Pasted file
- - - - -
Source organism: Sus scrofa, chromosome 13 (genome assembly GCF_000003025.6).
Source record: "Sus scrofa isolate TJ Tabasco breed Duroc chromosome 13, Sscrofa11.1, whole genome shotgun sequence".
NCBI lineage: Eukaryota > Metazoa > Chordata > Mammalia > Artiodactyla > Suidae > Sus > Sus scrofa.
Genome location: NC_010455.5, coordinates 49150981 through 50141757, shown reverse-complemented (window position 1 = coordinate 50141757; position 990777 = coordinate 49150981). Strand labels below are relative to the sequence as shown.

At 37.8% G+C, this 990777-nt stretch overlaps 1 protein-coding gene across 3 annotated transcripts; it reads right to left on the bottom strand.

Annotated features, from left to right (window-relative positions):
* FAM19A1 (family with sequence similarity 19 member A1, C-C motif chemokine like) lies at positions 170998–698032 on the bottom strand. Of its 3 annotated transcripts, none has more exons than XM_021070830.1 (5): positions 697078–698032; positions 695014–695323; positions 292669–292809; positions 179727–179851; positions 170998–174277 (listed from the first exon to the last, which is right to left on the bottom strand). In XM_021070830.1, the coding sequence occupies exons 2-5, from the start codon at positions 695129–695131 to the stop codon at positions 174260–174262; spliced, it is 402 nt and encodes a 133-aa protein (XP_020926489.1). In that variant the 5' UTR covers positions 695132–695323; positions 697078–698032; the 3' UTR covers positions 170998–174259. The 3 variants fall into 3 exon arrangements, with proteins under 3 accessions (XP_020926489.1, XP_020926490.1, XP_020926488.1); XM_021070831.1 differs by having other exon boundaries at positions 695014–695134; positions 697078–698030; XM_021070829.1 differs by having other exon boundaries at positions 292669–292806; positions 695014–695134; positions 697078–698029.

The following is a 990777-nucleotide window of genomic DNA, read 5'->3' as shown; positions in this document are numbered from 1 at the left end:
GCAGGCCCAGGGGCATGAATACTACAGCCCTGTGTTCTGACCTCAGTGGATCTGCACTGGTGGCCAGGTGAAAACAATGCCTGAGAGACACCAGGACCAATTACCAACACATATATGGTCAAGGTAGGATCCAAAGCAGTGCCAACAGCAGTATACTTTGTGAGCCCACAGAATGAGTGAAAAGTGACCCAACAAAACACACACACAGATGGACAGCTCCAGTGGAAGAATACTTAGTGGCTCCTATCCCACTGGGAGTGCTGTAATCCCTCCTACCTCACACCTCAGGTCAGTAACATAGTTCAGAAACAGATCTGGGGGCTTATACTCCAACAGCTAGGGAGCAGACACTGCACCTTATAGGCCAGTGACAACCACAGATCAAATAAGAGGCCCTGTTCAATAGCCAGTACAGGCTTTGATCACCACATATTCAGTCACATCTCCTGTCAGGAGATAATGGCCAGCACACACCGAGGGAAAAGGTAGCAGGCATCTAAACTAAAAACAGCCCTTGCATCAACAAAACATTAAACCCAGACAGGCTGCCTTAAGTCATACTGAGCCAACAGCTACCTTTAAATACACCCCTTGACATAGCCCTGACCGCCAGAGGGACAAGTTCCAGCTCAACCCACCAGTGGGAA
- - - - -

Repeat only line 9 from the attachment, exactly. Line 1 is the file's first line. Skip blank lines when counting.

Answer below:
GCAGGCCCAGGGGCATGAATACTACAGCCCTGTGTTCTGACCTCAGTGGATCTGCACTGGTGGCCAGGTGAAAACAATGCCTGAGAGACACCAGGACCAATTACCAACACATATATGGTCAAGGTAGGATCCAAAGCAGTGCCAACAGCAGTATACTTTGTGAGCCCACAGAATGAGTGAAAAGTGACCCAACAAAACACACACACAGATGGACAGCTCCAGTGGAAGAATACTTAGTGGCTCCTATCCCACTGGGAGTGCTGTAATCCCTCCTACCTCACACCTCAGGTCAGTAACATAGTTCAGAAACAGATCTGGGGGCTTATACTCCAACAGCTAGGGAGCAGACACTGCACCTTATAGGCCAGTGACAACCACAGATCAAATAAGAGGCCCTGTTCAATAGCCAGTACAGGCTTTGATCACCACATATTCAGTCACATCTCCTGTCAGGAGATAATGGCCAGCACACACCGAGGGAAAAGGTAGCAGGCATCTAAACTAAAAACAGCCCTTGCATCAACAAAACATTAAACCCAGACAGGCTGCCTTAAGTCATACTGAGCCAACAGCTACCTTTAAATACACCCCTTGACATAGCCCTGACCGCCAGAGGGACAAGTTCCAGCTCAACCCACCAGTGGGAA